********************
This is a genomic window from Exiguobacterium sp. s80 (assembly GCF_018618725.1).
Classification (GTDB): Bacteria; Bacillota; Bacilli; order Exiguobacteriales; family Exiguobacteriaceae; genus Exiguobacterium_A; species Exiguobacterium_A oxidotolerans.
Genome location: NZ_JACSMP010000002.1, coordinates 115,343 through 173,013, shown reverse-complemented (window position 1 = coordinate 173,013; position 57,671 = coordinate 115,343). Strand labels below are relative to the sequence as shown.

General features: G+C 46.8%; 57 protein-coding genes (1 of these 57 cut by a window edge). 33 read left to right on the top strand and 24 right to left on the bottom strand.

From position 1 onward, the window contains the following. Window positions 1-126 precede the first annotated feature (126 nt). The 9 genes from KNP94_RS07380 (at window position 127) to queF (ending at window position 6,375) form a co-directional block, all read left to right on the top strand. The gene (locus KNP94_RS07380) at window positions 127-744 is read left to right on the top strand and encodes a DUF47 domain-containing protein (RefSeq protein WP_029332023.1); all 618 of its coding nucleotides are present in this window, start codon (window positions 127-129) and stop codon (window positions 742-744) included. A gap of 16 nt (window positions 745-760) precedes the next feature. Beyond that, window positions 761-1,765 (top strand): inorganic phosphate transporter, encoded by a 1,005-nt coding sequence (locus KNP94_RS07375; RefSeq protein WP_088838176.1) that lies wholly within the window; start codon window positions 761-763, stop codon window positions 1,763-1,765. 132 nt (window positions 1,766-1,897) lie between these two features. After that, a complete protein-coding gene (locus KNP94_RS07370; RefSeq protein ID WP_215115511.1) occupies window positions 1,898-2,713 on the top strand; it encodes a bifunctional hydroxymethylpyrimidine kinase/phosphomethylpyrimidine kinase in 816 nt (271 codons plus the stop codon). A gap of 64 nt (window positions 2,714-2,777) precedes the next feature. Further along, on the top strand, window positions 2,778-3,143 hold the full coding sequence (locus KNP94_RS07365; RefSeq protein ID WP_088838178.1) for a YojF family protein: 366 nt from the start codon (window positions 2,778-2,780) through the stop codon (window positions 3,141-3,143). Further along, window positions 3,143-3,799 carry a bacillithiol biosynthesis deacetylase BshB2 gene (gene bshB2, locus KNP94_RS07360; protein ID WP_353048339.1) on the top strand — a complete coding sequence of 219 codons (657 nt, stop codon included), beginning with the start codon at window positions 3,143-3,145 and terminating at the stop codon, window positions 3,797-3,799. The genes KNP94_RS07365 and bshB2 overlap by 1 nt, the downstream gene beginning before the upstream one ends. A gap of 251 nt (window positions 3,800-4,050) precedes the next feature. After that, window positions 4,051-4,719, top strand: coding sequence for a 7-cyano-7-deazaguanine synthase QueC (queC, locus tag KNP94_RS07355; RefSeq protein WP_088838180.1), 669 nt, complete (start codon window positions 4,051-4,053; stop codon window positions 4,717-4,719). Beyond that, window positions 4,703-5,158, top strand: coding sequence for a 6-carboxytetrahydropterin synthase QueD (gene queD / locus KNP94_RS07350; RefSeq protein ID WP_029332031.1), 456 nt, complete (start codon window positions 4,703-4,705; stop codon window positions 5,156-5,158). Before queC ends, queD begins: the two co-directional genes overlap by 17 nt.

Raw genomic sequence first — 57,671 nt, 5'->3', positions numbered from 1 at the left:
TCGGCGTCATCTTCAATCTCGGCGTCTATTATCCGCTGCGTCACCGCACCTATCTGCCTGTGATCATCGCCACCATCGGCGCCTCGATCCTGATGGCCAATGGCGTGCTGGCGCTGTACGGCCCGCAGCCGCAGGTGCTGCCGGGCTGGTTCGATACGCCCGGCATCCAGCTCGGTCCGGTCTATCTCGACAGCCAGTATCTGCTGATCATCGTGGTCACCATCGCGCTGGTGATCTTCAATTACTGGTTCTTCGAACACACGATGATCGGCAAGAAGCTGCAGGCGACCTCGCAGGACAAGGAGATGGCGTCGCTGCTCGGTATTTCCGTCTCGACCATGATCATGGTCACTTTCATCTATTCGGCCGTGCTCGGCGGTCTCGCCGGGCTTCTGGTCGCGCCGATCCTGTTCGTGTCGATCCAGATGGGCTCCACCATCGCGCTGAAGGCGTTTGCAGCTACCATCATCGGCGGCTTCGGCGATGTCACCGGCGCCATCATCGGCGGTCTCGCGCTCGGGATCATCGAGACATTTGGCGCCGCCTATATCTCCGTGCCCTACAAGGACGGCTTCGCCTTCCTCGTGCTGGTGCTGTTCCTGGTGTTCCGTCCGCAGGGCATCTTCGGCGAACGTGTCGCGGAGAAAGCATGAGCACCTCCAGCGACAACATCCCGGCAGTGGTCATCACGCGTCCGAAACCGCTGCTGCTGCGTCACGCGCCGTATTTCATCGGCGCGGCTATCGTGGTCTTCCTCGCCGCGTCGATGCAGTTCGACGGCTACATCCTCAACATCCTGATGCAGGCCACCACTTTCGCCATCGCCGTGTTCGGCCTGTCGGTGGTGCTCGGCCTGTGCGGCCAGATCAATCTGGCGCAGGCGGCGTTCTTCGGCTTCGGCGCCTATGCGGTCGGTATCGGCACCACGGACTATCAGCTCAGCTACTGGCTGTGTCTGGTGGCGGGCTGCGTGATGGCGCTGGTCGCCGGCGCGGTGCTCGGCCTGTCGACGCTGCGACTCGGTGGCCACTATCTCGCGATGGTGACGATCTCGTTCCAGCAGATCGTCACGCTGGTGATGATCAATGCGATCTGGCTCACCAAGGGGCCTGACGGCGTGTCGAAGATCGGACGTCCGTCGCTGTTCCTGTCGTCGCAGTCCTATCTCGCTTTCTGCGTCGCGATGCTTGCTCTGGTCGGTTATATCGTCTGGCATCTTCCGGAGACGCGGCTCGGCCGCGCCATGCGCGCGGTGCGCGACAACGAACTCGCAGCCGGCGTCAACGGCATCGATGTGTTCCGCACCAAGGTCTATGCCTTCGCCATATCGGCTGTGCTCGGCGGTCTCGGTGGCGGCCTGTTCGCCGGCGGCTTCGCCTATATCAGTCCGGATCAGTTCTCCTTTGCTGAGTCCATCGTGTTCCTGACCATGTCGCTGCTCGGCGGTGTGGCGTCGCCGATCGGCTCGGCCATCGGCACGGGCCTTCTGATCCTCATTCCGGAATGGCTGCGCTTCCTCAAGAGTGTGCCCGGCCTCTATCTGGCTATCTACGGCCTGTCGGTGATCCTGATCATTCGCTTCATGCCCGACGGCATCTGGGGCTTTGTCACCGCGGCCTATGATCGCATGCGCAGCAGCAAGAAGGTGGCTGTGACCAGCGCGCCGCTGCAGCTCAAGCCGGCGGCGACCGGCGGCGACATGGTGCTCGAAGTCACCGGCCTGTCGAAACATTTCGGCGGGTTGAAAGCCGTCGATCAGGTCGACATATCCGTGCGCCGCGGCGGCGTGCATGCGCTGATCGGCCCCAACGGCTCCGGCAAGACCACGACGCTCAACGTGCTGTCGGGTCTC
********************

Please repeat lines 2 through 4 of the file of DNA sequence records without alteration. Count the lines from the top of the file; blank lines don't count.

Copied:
Classification (GTDB): Bacteria; Bacillota; Bacilli; order Exiguobacteriales; family Exiguobacteriaceae; genus Exiguobacterium_A; species Exiguobacterium_A oxidotolerans.
Genome location: NZ_JACSMP010000002.1, coordinates 115,343 through 173,013, shown reverse-complemented (window position 1 = coordinate 173,013; position 57,671 = coordinate 115,343). Strand labels below are relative to the sequence as shown.

General features: G+C 46.8%; 57 protein-coding genes (1 of these 57 cut by a window edge). 33 read left to right on the top strand and 24 right to left on the bottom strand.